OMAHA, Neb. (KMTV) — A dog, doing Zoom calls? It sounds like a funny idea, but for others, it can help them during some tough times.
Children's Hospital in Omaha has a facility dog to help make patients feel a little more comfortable. But once COVID-19 took away those patient visits the staff found a creative way around that.
"When she was four years old last July of 2019, she was diagnosed with leukemia," said Alicia Huse, talking about her 5-year-old daughter, Emry.
Alicia says she is still receiving treatment at Children's and during those visits, one of her friends makes things a little better.
"When she was diagnosed, we had just previously gotten a new puppy a couple months prior, and she really wanted the puppy here at the hospital when we were staying, and during treatment, so it was nice to have Sansa here for us," said Huse.
The other part of this duo is Sansa, a three-year-old Golden Doodle and facility dog at Children's. COVID-19 prevented Sansa from meeting with patients, but like many of us during the pandemic, she's now acquainted with Zoom.
"Knowing that Sansa was going to be here and that we were going to have our little Zoom session afterward, it really helped get her through the tough stuff," said Huse.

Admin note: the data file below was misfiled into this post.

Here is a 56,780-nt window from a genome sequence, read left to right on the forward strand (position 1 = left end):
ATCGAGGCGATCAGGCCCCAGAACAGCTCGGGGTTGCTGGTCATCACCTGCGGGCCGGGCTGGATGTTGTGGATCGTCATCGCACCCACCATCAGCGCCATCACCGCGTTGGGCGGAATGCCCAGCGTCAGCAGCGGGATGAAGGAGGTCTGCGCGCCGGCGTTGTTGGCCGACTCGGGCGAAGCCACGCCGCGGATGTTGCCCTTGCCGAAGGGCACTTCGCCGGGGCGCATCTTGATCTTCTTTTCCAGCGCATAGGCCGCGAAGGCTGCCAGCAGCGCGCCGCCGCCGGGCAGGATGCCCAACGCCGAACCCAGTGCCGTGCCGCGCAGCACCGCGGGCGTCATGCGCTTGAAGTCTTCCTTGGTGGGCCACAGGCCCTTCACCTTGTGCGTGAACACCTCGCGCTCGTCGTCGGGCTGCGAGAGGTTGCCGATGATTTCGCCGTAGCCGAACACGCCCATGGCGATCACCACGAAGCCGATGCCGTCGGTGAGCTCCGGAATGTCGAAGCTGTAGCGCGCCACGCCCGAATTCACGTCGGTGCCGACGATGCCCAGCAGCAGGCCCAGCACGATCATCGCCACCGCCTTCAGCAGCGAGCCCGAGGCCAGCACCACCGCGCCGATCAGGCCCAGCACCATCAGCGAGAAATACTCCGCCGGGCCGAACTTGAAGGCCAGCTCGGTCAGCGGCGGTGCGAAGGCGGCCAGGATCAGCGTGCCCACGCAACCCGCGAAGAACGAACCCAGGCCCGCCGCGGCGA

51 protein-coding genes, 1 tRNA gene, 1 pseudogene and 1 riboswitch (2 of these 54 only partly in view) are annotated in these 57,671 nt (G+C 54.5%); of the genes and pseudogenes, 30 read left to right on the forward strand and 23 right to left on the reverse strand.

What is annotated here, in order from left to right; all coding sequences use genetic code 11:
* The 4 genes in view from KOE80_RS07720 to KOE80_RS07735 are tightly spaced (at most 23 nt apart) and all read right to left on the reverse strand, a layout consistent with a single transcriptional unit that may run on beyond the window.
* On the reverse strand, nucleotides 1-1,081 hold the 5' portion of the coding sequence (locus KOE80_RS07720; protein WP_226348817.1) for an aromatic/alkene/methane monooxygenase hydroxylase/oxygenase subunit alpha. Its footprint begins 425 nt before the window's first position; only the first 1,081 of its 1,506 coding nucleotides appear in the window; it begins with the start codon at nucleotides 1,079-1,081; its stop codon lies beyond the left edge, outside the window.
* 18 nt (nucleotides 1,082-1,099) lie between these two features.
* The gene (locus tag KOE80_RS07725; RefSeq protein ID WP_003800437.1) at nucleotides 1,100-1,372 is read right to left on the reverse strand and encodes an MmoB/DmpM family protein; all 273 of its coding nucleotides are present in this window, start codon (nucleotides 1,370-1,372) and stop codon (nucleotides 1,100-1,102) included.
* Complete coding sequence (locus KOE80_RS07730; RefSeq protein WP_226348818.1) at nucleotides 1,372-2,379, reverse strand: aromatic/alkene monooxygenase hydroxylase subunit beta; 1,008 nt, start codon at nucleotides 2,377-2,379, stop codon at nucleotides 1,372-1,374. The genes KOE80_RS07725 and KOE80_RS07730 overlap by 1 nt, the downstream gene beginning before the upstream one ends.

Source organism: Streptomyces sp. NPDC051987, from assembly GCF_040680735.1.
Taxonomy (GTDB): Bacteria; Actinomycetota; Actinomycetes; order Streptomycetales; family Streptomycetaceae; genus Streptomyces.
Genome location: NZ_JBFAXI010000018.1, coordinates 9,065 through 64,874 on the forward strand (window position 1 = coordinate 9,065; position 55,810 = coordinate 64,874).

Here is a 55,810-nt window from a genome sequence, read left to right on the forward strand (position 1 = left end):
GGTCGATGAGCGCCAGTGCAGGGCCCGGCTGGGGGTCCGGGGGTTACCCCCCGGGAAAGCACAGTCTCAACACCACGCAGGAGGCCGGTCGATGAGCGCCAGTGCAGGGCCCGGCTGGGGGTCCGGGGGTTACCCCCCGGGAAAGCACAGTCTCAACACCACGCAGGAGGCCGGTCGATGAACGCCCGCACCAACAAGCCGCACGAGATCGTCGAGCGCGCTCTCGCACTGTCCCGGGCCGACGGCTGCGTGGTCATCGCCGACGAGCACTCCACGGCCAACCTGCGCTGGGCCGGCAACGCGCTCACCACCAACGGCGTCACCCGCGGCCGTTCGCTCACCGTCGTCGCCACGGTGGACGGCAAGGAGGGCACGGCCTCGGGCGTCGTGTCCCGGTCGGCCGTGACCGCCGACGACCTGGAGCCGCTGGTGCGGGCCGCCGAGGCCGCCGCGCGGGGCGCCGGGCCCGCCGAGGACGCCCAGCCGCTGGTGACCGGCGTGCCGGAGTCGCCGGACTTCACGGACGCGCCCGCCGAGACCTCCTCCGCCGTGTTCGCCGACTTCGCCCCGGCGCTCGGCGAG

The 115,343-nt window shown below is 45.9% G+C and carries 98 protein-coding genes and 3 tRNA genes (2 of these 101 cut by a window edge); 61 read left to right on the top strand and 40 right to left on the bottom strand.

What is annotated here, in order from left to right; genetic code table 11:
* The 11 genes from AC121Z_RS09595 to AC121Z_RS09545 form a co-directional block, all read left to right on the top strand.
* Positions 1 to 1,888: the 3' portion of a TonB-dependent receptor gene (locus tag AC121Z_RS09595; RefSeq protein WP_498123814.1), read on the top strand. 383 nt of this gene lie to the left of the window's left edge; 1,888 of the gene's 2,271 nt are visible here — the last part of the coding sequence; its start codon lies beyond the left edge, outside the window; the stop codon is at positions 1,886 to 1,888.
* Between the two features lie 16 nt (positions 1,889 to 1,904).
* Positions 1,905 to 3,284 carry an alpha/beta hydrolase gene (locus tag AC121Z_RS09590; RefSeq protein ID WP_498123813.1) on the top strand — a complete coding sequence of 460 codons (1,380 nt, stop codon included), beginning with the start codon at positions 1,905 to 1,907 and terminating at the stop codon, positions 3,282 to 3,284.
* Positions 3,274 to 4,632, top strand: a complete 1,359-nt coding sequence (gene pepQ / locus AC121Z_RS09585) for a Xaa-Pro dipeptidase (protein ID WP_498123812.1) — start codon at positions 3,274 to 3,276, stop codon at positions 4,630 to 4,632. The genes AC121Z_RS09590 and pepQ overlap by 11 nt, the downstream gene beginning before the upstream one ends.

Even though those two can't meet in person, their bond is as strong as ever.
"When I was going to throw the ball, I say throw it with me, so she kind of felt she was still a part of the process. I would ask her where does Sansa needs a scratch that sort of thing, so I kind of give them the control over that, and I'm kind of playing for them," said Debbie Snyder, Sansa's Handler at Children's.
Synder also uses the time to ask questions to see how kids are coping with everything making this Child Life program so important.
"Dogs just seem to bring a calming environment. Facility animals bring a calming to the environment, so we really, with the research, felt like this is something we wanted to do for our patients here to make the environment less scary," said Terry Patterson, Director of Family Resources at Children's.
Patterson says the program provides normalcy for kids at a time when their life is anything but.
"The world is changing, but we still need to provide some consistency for the children, and so what Child Life does is try and provide that familiarity," said Patterson.
That familiarity is why Alicia is grateful her daughter and Sansa have connected once again.
"Watching your child go through the treatment is pretty stressful, so anytime we can get a little bit of a smile on our face or get her to calm down with the dogs, I think it definitely helps eliminate a little bit of the stress," said Huse.